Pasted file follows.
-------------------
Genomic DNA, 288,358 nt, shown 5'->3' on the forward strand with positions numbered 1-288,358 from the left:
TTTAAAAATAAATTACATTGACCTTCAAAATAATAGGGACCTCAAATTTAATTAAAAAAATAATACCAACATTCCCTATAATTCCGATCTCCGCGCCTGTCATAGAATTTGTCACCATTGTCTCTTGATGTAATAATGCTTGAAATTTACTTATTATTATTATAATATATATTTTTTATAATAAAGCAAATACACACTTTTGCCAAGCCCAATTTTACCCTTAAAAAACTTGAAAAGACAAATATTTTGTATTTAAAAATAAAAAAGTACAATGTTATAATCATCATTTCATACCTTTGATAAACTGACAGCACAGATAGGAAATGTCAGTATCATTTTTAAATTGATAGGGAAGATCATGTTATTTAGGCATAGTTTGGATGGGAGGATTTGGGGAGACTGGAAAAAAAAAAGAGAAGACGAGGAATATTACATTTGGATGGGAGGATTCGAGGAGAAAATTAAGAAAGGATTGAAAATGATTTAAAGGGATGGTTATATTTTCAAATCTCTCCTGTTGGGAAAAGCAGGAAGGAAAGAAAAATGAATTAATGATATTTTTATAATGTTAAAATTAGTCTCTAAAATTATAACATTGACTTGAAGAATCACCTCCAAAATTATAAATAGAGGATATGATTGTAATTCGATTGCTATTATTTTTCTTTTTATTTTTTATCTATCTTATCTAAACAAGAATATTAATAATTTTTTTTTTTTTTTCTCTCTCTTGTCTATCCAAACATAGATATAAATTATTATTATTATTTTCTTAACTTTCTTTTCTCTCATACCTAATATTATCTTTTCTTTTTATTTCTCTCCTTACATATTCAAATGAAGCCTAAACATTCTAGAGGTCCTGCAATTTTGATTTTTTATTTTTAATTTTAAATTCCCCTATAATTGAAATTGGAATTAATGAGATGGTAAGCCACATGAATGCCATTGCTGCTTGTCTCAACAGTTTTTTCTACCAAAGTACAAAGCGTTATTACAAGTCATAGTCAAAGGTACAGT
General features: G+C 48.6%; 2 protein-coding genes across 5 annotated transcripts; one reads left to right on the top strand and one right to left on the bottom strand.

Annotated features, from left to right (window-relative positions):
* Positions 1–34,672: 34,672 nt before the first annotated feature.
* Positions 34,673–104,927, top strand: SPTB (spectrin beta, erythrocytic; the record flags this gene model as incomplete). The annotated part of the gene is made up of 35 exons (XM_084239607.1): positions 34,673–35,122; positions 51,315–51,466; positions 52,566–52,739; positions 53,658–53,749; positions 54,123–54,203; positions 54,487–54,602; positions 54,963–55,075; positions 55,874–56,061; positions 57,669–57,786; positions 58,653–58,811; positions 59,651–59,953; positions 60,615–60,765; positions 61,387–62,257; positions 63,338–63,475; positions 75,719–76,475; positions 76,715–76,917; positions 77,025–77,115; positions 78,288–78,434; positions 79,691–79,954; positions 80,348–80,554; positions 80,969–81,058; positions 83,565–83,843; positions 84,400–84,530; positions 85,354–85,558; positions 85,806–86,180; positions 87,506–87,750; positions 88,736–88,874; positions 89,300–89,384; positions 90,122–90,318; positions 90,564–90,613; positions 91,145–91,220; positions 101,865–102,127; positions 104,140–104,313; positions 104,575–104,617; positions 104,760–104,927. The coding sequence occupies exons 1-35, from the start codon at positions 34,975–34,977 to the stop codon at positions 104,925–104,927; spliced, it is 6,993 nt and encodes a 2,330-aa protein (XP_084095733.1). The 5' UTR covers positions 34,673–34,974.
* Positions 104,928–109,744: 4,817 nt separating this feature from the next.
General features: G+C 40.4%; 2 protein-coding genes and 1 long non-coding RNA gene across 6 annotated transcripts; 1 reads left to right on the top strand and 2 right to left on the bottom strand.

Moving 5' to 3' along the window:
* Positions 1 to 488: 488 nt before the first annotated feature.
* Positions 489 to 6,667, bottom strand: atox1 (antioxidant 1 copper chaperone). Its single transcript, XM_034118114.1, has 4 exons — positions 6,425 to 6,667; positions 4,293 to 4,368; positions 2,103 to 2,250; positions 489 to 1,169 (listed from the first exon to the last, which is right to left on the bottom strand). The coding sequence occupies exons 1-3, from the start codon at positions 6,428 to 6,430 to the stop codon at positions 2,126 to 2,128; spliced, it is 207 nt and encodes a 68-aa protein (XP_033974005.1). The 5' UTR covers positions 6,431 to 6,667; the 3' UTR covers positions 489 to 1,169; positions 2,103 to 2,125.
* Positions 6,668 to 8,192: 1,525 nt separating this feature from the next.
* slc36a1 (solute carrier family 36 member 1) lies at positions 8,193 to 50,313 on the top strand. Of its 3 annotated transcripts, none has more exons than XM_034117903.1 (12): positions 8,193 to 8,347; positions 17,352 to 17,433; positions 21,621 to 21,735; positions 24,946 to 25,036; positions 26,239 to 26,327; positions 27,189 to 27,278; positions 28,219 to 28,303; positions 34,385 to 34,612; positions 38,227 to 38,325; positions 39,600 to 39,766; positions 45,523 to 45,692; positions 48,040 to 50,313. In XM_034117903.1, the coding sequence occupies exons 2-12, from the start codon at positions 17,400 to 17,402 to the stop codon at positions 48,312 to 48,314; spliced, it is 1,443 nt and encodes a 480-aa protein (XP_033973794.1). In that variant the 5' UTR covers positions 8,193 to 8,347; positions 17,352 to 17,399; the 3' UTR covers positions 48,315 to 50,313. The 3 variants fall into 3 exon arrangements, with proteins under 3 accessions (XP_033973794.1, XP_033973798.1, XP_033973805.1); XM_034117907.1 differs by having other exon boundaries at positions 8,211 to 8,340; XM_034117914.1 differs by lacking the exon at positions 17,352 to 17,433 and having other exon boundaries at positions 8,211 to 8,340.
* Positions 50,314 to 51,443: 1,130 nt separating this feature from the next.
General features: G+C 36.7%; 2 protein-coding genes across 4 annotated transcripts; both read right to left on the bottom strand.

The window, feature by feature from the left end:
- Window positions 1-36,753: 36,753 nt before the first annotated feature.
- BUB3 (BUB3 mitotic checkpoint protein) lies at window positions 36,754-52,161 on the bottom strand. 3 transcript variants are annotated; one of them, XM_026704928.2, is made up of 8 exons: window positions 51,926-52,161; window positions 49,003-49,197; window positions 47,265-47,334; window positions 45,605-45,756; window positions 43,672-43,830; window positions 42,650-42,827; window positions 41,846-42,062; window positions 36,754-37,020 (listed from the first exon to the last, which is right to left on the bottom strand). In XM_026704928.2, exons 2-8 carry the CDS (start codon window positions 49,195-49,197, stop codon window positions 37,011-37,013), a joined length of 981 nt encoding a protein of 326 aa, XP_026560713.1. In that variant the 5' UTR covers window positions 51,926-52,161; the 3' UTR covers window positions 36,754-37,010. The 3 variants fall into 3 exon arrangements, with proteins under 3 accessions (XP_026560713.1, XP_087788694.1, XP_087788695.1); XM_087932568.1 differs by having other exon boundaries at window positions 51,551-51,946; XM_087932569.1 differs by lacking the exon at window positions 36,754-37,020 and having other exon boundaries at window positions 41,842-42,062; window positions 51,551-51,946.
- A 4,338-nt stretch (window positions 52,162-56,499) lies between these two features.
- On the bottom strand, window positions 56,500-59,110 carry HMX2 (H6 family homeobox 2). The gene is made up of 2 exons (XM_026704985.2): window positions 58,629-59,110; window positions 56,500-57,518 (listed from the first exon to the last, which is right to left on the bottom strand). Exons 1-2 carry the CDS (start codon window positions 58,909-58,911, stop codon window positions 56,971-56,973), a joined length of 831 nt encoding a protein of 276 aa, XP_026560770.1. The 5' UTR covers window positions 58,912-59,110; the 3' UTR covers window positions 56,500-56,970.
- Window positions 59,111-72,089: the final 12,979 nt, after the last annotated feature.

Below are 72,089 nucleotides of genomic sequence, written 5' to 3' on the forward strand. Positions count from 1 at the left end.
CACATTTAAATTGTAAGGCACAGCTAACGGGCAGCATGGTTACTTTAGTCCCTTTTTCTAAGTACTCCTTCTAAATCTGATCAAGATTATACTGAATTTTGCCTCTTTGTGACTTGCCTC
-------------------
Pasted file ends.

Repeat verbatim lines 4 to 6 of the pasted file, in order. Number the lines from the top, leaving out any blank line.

Annotated features, from left to right (window-relative positions):
* Positions 1–34,672: 34,672 nt before the first annotated feature.
* Positions 34,673–104,927, top strand: SPTB (spectrin beta, erythrocytic; the record flags this gene model as incomplete). The annotated part of the gene is made up of 35 exons (XM_084239607.1): positions 34,673–35,122; positions 51,315–51,466; positions 52,566–52,739; positions 53,658–53,749; positions 54,123–54,203; positions 54,487–54,602; positions 54,963–55,075; positions 55,874–56,061; positions 57,669–57,786; positions 58,653–58,811; positions 59,651–59,953; positions 60,615–60,765; positions 61,387–62,257; positions 63,338–63,475; positions 75,719–76,475; positions 76,715–76,917; positions 77,025–77,115; positions 78,288–78,434; positions 79,691–79,954; positions 80,348–80,554; positions 80,969–81,058; positions 83,565–83,843; positions 84,400–84,530; positions 85,354–85,558; positions 85,806–86,180; positions 87,506–87,750; positions 88,736–88,874; positions 89,300–89,384; positions 90,122–90,318; positions 90,564–90,613; positions 91,145–91,220; positions 101,865–102,127; positions 104,140–104,313; positions 104,575–104,617; positions 104,760–104,927. The coding sequence occupies exons 1-35, from the start codon at positions 34,975–34,977 to the stop codon at positions 104,925–104,927; spliced, it is 6,993 nt and encodes a 2,330-aa protein (XP_084095733.1). The 5' UTR covers positions 34,673–34,974.